LawProse Lesson #179: “As such”

LawProse Lesson #179: “As such”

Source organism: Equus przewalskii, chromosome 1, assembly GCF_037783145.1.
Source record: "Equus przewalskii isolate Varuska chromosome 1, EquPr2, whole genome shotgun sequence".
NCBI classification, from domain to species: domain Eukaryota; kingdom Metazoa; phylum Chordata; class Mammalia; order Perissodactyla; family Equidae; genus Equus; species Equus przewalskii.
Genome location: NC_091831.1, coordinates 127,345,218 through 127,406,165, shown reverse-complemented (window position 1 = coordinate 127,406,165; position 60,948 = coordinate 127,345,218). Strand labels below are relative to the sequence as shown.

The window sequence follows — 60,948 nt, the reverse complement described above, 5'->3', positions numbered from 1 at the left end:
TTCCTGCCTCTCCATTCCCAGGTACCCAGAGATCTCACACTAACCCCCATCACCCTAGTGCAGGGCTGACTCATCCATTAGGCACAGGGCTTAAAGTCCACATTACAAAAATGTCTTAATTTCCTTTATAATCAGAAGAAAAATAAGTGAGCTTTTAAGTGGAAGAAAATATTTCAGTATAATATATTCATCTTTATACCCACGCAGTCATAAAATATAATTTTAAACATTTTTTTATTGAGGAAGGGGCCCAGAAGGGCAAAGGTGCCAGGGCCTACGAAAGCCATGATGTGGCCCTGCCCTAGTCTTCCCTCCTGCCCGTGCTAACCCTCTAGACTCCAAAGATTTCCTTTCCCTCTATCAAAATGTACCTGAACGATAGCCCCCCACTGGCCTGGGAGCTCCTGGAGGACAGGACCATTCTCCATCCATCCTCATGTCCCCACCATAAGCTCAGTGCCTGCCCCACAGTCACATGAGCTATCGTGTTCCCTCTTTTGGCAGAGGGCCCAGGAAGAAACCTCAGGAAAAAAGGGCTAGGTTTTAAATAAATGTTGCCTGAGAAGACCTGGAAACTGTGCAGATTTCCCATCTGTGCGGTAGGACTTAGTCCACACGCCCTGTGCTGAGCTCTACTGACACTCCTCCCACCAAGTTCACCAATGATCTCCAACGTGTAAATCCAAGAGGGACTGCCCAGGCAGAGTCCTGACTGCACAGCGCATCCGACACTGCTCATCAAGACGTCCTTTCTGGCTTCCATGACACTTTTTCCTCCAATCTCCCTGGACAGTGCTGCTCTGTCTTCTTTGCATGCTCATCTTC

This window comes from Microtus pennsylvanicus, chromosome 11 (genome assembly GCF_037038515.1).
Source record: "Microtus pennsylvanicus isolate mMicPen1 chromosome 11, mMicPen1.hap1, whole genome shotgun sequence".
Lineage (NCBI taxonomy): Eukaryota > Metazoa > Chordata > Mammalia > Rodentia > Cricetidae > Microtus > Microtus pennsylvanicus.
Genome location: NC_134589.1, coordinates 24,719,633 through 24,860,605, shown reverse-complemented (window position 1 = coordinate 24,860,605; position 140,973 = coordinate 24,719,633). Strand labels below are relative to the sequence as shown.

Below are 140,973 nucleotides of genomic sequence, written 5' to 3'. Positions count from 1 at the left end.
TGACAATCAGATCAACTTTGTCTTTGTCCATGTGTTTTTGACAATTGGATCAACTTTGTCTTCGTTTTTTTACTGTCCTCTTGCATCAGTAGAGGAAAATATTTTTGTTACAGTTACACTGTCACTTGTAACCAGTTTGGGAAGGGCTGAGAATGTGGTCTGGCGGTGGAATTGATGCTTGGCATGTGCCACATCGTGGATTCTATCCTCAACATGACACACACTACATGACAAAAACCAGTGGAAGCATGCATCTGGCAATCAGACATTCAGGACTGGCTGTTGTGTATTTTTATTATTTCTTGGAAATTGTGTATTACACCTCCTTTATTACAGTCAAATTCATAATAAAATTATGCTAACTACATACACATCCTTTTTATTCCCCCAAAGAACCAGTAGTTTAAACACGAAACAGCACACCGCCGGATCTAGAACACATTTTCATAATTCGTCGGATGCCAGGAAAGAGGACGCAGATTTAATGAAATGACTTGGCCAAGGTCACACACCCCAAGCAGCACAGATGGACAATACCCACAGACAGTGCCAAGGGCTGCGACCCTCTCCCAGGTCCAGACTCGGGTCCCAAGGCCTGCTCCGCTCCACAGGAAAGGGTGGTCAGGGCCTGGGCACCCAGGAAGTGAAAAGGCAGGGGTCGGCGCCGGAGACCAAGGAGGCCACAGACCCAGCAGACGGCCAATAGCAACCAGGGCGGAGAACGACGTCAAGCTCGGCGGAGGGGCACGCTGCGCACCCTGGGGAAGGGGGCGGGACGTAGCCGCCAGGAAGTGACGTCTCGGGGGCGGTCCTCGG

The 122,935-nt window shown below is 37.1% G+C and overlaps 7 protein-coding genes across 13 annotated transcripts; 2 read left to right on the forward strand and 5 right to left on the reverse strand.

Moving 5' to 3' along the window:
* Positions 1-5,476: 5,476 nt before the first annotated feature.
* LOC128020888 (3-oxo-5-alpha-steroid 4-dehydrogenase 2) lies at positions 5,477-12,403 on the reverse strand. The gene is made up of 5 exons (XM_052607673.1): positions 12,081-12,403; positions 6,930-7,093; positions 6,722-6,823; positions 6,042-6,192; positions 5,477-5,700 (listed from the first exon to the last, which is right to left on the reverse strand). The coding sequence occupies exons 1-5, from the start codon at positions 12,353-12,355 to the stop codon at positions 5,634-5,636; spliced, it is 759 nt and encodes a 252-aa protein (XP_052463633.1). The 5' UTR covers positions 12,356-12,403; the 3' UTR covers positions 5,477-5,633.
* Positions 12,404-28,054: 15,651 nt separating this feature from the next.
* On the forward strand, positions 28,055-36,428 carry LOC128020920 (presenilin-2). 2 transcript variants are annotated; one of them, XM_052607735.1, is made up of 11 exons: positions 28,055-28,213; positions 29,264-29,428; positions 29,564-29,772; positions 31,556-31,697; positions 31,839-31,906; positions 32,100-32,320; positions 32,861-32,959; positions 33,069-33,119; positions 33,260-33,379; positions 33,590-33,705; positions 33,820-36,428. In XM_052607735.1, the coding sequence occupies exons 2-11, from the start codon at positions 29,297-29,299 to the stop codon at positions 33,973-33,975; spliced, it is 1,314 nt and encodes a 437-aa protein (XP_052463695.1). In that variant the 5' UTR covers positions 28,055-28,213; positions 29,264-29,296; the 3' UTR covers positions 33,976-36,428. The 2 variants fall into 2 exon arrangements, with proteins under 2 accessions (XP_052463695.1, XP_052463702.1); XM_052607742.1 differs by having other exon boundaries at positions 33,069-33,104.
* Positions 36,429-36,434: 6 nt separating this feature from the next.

As such. Have you noticed the epidemic of poor usage involving as such? In this phrase, such is a pronoun requiring an antecedent. Here are two examples: Ex.: The lawyer did not intend to write a derogatory review of the new book, but the author saw it as such. [Derogatory review is the antecedent of such. Other ways of saying it might be “the author saw it as one” or “the author saw it that way.”] Ex.: He is a U.S. Supreme Court Justice. As such, he has life tenure. [Justice is the antecedent of such.] Ambiguities arise when the antecedent isn’t clear. When that is so, substituting in principle or a similar phrase is recommended {Most law reviews aren’t opposed to substantive footnotes as such [read in principle, categorically, or per se], but lengthy ones should generally be avoided}. Unfortunately, many writers today use as such to mean thus, therefore, or so. You can see how the second example above could be misread in such a way that as such would mean therefore: “He is a U.S. Supreme Court Justice. Therefore, he has life tenure.” But this erroneous understanding causes writers to perpetrate sentences that make little sense: “We risk being late. As such [read So], we had better move for an extension of time.” In such barbarous formulations, such has no antecedent. Take care when using this phrase. Good usage requires employing as such only if you can replace it with “as [some noun just mentioned].” Further reading: Garner’s Modern American Usage 71 (3d ed. 2009). The Redbook: A Manual on Legal Style § 12.3, at 254 (3d ed. 2013). Thanks to Robert C. Cumbow for suggesting this topic.

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